Monday, February 27, 2012
Monday, February 20, 2012
Wednesday, February 15, 2012
The language school helped us organize a trip to Torotoro, a national park pretty close by, for my first weekend in Cochabamba. Our group was made up of four girls from the school and one much older Spanish man who must have felt very much out of place. Our guide, Rico, was a young man, whom we had no idea spoke English until he busted out in a perfect Californian accent revealing he´d grown up in the states, but not until we had properly embarrassed ourselves.
The 100 mile distance from Cochabamba to Torotoro took four hours which gives you some idea of how bad the roads were. But we were greeted by a much nicer hotel then I was imagining. It was more of a big house to ourselves with a personal chef.
After a good night's sleep we hiked through the canyon to a beautiful waterfall where we were able to go swimming. We were gawked at by all the Bolivians and more than one photo was requested. In the afternoon we visited the caves. It was slightly terrifying for a person with a small case of claustrophobia, as we had to wiggle our way through more than a couple of tight places. But I'm glad I did it! On the way back to the hotel the car broke down while crossing a river, but luckily very close to home and it was magically working the next day.
Sunday we did a hike where we got to see tons of fossils, but by far the coolest thing was seeing dinosaur footprints in the afternoon. One of the girls questioned the authenticity of the prints saying she thought it was a tourist trap, but I'm saying they are really real. Some of the prints could have been something else, but many were very obvious and would have been extremely difficult to fake and rather pointless for the smallest national park in Bolivia that gets relatively few visitors.
Saturday, February 11, 2012
The school explained to me that the most common way of paying them is to take a cash advance out on a credit card. This way you aren´t charged a fee for every $200 you take out of the atm because that is the most you can take out at one time. The owners of the school took me to the bank to do this. The first bank said my card had a chip their machine couldn´t read. The second bank told me that no bank would be able to read an American Express card. Bummer, but it was only card one and I had three more. So I headed to the atm with my debit card. That´s when it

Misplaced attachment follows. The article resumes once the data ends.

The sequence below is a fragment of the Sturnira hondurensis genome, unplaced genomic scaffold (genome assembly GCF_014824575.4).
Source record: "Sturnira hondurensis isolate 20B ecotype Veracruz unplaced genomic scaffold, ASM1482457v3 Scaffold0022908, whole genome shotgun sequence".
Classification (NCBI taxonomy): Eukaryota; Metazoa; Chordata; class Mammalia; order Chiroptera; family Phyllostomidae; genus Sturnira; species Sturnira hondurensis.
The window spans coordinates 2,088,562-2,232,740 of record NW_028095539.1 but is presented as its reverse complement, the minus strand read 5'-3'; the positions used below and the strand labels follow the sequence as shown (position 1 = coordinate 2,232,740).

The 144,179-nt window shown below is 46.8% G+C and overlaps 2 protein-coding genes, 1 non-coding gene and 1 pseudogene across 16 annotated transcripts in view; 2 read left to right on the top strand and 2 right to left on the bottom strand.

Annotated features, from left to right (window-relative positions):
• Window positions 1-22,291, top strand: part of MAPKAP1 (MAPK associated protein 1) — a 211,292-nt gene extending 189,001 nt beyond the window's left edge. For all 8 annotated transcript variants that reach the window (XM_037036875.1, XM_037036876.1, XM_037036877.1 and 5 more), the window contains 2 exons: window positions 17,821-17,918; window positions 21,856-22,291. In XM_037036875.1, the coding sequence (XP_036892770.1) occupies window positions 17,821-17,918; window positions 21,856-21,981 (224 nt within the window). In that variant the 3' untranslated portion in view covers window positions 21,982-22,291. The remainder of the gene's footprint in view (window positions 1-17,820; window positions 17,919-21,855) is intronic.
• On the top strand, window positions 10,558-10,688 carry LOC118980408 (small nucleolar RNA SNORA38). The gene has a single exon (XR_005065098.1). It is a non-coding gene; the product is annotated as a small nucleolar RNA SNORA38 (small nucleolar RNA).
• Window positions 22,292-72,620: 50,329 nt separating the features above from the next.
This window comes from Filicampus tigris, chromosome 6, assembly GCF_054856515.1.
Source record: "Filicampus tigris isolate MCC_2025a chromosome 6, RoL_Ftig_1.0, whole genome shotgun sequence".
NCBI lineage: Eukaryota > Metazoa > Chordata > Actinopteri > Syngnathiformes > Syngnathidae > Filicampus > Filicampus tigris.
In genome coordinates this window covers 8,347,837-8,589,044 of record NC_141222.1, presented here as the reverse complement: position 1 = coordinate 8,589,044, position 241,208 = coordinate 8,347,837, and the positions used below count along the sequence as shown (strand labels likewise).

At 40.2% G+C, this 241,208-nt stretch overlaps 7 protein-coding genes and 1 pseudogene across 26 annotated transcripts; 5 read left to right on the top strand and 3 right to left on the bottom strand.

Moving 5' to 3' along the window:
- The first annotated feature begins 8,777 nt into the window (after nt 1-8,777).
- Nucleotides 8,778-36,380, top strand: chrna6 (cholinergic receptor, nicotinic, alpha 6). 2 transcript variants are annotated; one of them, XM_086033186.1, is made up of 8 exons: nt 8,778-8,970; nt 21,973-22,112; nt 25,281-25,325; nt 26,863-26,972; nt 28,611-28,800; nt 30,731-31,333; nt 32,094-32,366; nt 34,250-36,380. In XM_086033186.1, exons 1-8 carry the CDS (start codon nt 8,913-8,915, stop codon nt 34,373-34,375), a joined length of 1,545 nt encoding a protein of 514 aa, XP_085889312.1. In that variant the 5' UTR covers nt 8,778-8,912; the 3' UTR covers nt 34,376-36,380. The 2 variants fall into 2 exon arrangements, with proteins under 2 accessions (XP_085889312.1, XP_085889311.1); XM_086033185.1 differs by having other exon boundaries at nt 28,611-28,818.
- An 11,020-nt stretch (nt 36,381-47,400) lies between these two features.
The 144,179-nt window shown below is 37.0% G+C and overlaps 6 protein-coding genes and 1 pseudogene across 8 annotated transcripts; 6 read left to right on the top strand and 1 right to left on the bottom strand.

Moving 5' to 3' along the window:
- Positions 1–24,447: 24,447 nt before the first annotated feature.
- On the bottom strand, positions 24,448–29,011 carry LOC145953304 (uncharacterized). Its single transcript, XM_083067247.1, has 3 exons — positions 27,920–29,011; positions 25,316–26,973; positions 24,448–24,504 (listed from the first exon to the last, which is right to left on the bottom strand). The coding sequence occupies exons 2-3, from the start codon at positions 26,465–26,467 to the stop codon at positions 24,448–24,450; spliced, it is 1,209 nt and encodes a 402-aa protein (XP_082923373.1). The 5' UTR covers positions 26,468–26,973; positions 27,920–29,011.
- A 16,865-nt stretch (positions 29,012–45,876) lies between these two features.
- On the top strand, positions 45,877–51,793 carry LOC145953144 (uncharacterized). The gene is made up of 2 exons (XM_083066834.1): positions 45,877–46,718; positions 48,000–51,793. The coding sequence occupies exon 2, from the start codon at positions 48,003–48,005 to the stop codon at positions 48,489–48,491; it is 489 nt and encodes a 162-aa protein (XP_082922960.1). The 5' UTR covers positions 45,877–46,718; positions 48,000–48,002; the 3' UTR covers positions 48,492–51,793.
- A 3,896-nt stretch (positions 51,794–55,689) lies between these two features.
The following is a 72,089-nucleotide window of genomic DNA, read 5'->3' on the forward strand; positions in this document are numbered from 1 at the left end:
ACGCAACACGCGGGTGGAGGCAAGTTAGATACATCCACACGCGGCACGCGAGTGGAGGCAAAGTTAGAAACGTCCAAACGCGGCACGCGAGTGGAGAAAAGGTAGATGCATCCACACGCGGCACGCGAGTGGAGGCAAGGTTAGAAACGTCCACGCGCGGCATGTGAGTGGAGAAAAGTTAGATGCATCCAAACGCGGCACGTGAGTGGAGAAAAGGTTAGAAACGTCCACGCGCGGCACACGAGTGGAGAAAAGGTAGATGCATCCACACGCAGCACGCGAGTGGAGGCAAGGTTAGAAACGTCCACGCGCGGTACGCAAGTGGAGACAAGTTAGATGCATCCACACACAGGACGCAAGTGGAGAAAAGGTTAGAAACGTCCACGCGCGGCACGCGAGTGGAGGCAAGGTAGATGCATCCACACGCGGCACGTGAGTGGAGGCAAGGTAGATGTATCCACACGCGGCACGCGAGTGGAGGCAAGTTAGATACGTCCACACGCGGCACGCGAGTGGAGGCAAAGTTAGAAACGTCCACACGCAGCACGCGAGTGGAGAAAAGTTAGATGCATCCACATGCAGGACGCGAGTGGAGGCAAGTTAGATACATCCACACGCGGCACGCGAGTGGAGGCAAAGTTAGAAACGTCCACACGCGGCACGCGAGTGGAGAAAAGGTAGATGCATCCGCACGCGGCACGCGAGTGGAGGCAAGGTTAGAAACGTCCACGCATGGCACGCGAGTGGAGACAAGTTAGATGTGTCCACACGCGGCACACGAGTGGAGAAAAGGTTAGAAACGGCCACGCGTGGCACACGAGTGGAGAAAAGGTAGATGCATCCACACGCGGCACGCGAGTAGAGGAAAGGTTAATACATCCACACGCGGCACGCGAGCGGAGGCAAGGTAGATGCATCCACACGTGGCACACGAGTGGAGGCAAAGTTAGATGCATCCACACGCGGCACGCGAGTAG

was taken by the atm. I started to get a little worried but there were no charges put on it when I checked online and I had two more backup plans.
The next day I went with two other students
So on to the next debit card. Nope, it didn´t work, I was starting to freak out. I immediately emailed that bank. They said it was activated and there shouldn´t be a problem. Oh, great! So, on to the last resort - my dad´s credit card that I carry for emergencies. Long story short, it didn´t work either, not the first time or the second time after my Dad called them.
The good news... I was able to find one atm where my second debit card will work, but the ten others I´ve tried still tell me my card isn´t valid. I guess I have to hope there is a Bisa Bank everywhere I go.
What´s the lesson here? I guess to just roll with the punches!
Tuesday, February 7, 2012
It's been a week and I'm just barely getting to know everyone. Meals will continue to be slightly awkward until I'm able to learn a bit more of the language. It doesn't really bug me to not understand what is going on, as I never did in Korea, but I think it makes the family pretty uncomfortable. Love it- hate it- the TV seems to always be on, actually I've never seen it off, so that takes some of the pressure off for conversation. Plus laughter is an international language and the constant telenovels provide plenty of laughter even if I have no idea what is going on.
The family includes three generations and three dogs. The grandparents take care of me, but their son, daughter, her husband and two children also live in the house. Although it really isn't one house. The parents and children live in one little house and the rest of the rooms all open into a courtyard. There is also a girl, Maria, who is always at the house, but after a few days I figured out she must work for them. She's only 14. When I asked one of the teachers at the school about it she said that Maria probably comes from a very poor family and she may earn as little at 500 Bolivianos, about $70, a month for being here seven days a week and I don't know how many hours a day. She is here when I wake up and when I go to bed. Thankfully, in a lot of ways, they treat her as part of family.
The grandparents are very kind and understanding of the language barrier as is the uncle. He is always trying to ask me questions even if I can't understand. I'm pretty sure the son-in-law hates me, or at least the idea of a stranger in the house, but the rest of them seem to like me and the dogs love me. The kids can't quite figure out what to think. The girl is 12 and I'm pretty sure she wants to get to know me because I catch her staring at me all the time. The six year old boy is hysterical, but unfortunately, I can only catch about five percent of what he says because he speaks faster than anyone I've ever met.
I think I will be very happy to call this family's home my home for the next month!